Graduate Program

College Student Affairs

Degree Name

Master of Science (MS)

Semester of Degree Completion


Thesis Director

Dianne Timm

Thesis Committee Member

Louis V. Hencken

Thesis Committee Member

Jody E. Stone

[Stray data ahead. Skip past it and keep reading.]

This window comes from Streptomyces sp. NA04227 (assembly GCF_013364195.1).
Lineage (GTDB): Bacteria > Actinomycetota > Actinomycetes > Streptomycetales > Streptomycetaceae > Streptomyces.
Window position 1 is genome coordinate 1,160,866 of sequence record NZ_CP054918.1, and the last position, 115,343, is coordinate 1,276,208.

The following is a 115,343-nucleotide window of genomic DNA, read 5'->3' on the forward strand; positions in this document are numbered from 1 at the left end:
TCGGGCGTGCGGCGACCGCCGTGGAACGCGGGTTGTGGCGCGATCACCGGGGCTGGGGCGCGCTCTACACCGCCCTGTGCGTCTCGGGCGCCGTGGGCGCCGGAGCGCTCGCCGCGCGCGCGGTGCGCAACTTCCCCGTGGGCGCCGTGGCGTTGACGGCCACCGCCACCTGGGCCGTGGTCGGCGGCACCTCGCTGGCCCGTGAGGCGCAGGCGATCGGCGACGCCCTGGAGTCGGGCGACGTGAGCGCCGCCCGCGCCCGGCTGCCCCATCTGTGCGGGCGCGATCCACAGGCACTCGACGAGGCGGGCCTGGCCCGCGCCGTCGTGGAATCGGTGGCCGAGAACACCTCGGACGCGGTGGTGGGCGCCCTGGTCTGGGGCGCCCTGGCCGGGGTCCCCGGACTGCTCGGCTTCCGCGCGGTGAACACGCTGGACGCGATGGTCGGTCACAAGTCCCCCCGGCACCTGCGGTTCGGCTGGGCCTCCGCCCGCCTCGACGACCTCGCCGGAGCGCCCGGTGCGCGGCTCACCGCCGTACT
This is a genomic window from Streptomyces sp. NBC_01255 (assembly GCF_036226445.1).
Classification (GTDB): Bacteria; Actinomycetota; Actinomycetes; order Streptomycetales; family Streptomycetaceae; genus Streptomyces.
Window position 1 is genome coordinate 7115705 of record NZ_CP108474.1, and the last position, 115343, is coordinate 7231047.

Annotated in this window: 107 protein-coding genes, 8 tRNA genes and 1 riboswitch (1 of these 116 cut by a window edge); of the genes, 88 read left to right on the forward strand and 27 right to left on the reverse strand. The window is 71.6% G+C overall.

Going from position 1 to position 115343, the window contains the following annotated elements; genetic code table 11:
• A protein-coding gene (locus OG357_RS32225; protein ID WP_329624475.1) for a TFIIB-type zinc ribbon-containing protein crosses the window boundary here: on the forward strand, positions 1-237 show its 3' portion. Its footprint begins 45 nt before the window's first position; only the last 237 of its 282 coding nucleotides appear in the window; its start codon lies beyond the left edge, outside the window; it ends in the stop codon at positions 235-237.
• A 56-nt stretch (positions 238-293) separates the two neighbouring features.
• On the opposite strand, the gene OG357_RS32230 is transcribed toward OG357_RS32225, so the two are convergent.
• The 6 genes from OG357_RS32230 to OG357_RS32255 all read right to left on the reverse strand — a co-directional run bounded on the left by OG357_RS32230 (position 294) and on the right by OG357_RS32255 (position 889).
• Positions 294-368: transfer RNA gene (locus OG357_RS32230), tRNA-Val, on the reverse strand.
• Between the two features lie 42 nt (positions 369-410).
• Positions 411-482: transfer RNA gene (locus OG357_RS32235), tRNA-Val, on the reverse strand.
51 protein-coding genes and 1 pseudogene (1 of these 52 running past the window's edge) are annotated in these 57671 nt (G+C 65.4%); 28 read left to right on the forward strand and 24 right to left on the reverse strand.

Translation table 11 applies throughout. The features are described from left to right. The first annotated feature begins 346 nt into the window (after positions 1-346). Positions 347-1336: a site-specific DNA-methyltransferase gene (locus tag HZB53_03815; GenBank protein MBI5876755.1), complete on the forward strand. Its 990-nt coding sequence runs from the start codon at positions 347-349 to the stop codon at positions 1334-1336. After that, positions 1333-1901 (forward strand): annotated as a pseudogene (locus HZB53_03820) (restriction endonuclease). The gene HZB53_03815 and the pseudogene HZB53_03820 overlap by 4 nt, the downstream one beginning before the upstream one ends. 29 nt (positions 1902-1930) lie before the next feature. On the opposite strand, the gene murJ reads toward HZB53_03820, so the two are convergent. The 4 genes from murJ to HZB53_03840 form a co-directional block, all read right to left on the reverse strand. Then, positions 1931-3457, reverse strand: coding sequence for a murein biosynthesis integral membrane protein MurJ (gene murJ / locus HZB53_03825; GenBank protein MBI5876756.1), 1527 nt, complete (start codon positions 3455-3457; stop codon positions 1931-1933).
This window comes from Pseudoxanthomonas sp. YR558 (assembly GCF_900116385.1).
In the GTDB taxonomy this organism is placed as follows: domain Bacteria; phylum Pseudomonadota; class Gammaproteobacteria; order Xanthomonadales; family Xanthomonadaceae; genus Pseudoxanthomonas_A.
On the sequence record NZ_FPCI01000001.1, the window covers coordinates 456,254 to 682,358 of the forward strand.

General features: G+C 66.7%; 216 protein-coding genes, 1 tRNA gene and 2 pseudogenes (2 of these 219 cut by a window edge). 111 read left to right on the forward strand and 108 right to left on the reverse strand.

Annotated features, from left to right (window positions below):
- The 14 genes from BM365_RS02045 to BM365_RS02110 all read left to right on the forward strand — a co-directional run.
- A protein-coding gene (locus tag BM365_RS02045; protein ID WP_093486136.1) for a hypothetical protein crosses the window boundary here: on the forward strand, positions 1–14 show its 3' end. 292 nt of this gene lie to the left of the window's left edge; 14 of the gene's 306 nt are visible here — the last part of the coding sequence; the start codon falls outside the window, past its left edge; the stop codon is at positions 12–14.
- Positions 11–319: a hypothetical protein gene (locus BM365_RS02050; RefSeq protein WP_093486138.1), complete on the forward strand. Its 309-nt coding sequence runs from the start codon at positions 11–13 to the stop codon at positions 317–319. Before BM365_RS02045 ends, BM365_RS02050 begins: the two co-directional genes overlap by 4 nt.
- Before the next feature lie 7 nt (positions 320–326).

The study examined perceptions of the residence halls, how those changed over the course of the first semester living in a residence hall, and how the residence halls were meeting the needs of the students. The experimenter utilized the past literature of Arthur Chickering and Linda Reisser (1993) regarding vectors of student development and the work on human needs written by Abraham Maslow (1943). Nine undergraduate students were randomly chosen during orientation days and interviewed about their perceptions of campus. Two follow-up interviews occurred to examine how perceptions changed over the course of a semester. Participants initially expressed concern with issues regarding physiological, safety, and love/belonging needs. The love/belonging needs became the main concern in both the second and third interviews. Participant satisfaction in the residence halls was strongly tied to the relationships formed pre-enrollment with other students and staff members. Research indicated the potential importance of student affairs professionals helping to create avenues of pre-enrollment relationships in improving overall satisfaction.